# Re: Hobbing Prime Spurs using differential

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Posted by BillS on April 04, 2013 at 08:12:57:

In Reply to: Re: Hobbing Prime Spurs using differential posted by gearhead1 on April 02, 2013 at 11:35:54:

Hi Gearhead,
Sorry to be so late in responding -

First, pick a feed and calculate "C".

Next round "C" to nearest integer. "C" must be an integer for this method to work - This was left out in the FAQ and I'm sorry for that. I made corrections to that FAQ topic link today!

Substitute "C" into index formula as shown in the FAQ topic. Pick +/- 1 according to the hand you want for index/feed setup. Likely it doesn't matter which at this stage.

Note that you will have integers in numerator and denominator. Now, this next part may be trial and error, since you need to factor numerator and denominator into useable gear sizes. If you started with a reasonable angle (i.e. not too small, say 15 degrees) and you have a good selection of change gears (i.e. not too many missing sizes), it should not take too long to manipulate numerator/denominator (i.e. multiply, factor, or divide ) to get a working selection of change gear sizes.

Sometimes you will have to change "C" value and start manipulating numerator/denominator all over again.

If you get this far, you will see that your prime gear has disappeared from the index change gear set.

Since you had to change "C" value to an integer, the corresponding table feed changed as well. So calculate the new table feed to 5 or 6 places:

Table Feed = PI/[ NDP x C x SIN(Helix angle)]

Next calculate the Feed Gear Ratio. Use your formula however it may be stated (here is an example):

Feed gear ratio = Table Feed / Mach feed const

Use 5 or 6 decimal places for both table feed and decimal gear ratio to get a change gear match as accurate as possible.

If you experience helix angle error with this procedure it would have to be due to mismatch(es) between ideal gear ratios and corresponding gear sets.

Also, it seems to me that you can start out with workable index gears and feed gears and, calculate the actual lead (or helix angle). This would be the lead (or helix angle) you would use to find the differential ratio and gear set. Again, it is of utmost importance to match gear sets very closely to their calculated decimal ratios. Actually, approximating a decimal index ratio to a set of index gears requires recalculating feed gear decimal ratio to compensate for the error in index. But that's for another topic.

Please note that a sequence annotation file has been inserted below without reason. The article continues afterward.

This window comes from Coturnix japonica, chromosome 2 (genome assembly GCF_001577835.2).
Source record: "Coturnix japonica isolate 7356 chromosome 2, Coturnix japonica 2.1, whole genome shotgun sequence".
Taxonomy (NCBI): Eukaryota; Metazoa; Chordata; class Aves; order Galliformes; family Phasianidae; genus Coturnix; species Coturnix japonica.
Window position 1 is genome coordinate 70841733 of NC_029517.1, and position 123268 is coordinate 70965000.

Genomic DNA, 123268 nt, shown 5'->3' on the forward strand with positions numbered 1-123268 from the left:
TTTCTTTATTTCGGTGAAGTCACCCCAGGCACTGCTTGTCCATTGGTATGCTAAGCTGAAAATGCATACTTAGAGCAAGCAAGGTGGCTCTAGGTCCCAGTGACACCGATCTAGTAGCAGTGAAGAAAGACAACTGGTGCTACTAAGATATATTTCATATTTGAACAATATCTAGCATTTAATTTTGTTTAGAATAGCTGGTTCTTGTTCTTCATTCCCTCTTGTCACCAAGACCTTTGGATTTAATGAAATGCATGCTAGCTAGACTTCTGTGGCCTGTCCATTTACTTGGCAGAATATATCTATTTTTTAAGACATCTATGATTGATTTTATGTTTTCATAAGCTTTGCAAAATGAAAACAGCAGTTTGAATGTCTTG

Can't say it enough - It is important to match ALL gear sets very closely to their calculated decimal ratios. Remember, you are not cutting a spur gear by synchronizing index gear set to machine's internal gearing (index constant).

Again, I am very sorry for the error in the article. I should have caught it, so it seems you are the first to catch it. For that, both visitors and I thank you.

I suspect the small angle you're seeing is due to small mismatches between actual gear sets and "ideal" gear sets. There is always an error in this method, but with a complete range of change gears, it can be made very small.

If extreme accuracy is required, use the method described to make a change gear. If the size of the prime change gear is too large for the machine, make two smaller pitch change gears that will mesh together - one being the prime gear and the other a suitable change gear to mesh with it. You would still use 4 index change gears total, but the prime and its meshing member would be smaller in size to mount on the machine. This would synchronize the index, omit the differential set altogether, would allow feed to be anything you want, and allow multiple cuts - all good reasons to cut your prime change gear.

Whew! I think that is a good place to start from. Comments anyone?

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